Audiobooks can also be helpful for struggling readers. As Dana says, “Audiobooks are a terrific option for auditory learners who want to access the books their classmates are enjoying, but their reading skills aren't quite there yet.” Jennifer also suggests audiobooks for struggling readers: “Alternative formats such as audiobooks, audio paired with print, graphic novels, and books in verse are often helpful (children can typically understand books being read to them that are written at a higher level than what they can read for themselves).”
We have enjoyed some of our favorite family read alouds, like Charlie and the Chocolate Factory and Mr. Popper’s Penguins, listening to them during family road trips. Apps like Libby make checking out audiobooks using your library card very convenient.
Lastly, while we always prefer the physical book when available, when used properly tablets can also be helpful to struggling readers because, as Jennifer notes, “the font size and style can be changed, as can the color and level of contrast,” all of which can support struggling readers.
If you’re trying to help a struggling reader, try to set a good example of reading yourself. Ralph Waldo Emmerson once wrote, “What you are stands over you the while, and thunders so that I cannot hear what you say to the contrary.” In other words, when you tell your child they should read, but your child never sees you reading, the encouragement falls flat, or worse, sounds hypocritical. We recently wrote how being a reader yourself can help your baby become a reader, and the same is true for struggling readers. (If you just really don’t enjoy reading, check out some of our tips for how to still make reading look appealing to your kids.)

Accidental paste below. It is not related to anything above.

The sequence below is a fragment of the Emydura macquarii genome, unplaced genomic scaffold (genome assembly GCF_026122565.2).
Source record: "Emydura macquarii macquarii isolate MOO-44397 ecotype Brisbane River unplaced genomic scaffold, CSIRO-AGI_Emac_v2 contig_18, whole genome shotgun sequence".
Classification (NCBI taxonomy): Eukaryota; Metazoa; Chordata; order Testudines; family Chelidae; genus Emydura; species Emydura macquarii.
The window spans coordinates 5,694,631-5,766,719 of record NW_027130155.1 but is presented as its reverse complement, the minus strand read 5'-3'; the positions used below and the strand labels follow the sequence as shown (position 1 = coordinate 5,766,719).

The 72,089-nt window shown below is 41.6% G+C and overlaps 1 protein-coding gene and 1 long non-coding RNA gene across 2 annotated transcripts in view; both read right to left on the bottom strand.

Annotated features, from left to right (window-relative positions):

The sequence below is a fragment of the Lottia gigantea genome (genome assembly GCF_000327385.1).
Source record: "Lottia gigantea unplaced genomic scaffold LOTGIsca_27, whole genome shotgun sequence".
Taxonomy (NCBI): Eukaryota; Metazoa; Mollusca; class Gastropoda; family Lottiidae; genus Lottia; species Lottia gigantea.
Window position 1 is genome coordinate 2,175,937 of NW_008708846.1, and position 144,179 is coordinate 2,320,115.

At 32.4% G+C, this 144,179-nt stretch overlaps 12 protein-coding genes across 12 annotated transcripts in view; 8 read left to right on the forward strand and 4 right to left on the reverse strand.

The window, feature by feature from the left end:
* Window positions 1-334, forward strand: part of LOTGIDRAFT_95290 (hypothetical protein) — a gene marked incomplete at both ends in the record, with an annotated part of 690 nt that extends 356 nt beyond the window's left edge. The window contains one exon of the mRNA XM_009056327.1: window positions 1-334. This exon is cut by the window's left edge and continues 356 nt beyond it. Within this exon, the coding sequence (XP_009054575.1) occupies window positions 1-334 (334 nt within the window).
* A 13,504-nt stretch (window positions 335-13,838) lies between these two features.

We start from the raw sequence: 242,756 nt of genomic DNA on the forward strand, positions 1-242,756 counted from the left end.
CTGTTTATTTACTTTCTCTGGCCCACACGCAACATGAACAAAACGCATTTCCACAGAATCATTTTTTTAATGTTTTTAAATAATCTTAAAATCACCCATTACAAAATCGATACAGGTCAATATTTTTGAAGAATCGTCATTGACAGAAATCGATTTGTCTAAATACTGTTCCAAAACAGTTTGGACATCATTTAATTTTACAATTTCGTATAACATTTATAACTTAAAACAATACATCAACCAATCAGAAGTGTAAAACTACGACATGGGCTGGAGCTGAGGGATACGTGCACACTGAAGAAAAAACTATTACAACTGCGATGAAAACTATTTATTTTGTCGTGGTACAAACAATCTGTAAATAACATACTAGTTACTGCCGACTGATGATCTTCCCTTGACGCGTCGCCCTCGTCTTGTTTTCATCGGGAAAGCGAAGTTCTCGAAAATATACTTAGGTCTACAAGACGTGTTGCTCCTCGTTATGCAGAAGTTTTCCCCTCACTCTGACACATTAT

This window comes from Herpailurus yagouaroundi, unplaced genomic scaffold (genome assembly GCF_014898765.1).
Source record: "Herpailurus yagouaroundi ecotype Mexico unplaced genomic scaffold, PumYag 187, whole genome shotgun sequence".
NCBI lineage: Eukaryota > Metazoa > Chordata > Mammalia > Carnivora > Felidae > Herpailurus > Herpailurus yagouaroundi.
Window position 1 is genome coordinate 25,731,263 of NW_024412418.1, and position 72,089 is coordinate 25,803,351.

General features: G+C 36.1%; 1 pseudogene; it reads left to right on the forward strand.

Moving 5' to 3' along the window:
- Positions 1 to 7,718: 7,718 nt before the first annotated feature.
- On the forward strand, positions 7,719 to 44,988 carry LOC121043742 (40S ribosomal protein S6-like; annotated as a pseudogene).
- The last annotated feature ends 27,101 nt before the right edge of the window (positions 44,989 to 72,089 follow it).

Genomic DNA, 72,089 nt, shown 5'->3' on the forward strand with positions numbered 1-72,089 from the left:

While we love reading aloud to our kids, reading a book with your kids by taking turns to let each family member read can also help a struggling reader. If you have two children or more reading, all the better. It’s one thing when your child sees you reading, but when they see a sibling reading, that’s especially motivating.
You can gather around classic stories, the newspaper, or other writings. I watched my own siblings’ interest in reading be piqued watching our family read passages together each morning from a religious text, and I see the same thing happening again with my own son, who is eager to join us now that his older brother reads with us.
Note, though, that it can be a bit tedious for strong readers and requires patience to listen through others’ turns.
If it’s in your budget, a reading program or tutor can be very helpful for your struggling reader.
Depending on the age of your reader, a course on phonics might be helpful. The debate about the importance of phonics has been going on for decades, but scientific evidence supports its place and importance in learning to read, especially for struggling readers.
If you’re searching for a reading tutor, we recommend our partner service Savvy Reading. We’ve watched their program help our own son greatly improve his reading skills, and he looks forward to each class session! When you sign up through our affiliate link, you'll save 10%. (The coupon code will automatically be applied when you click the linik.)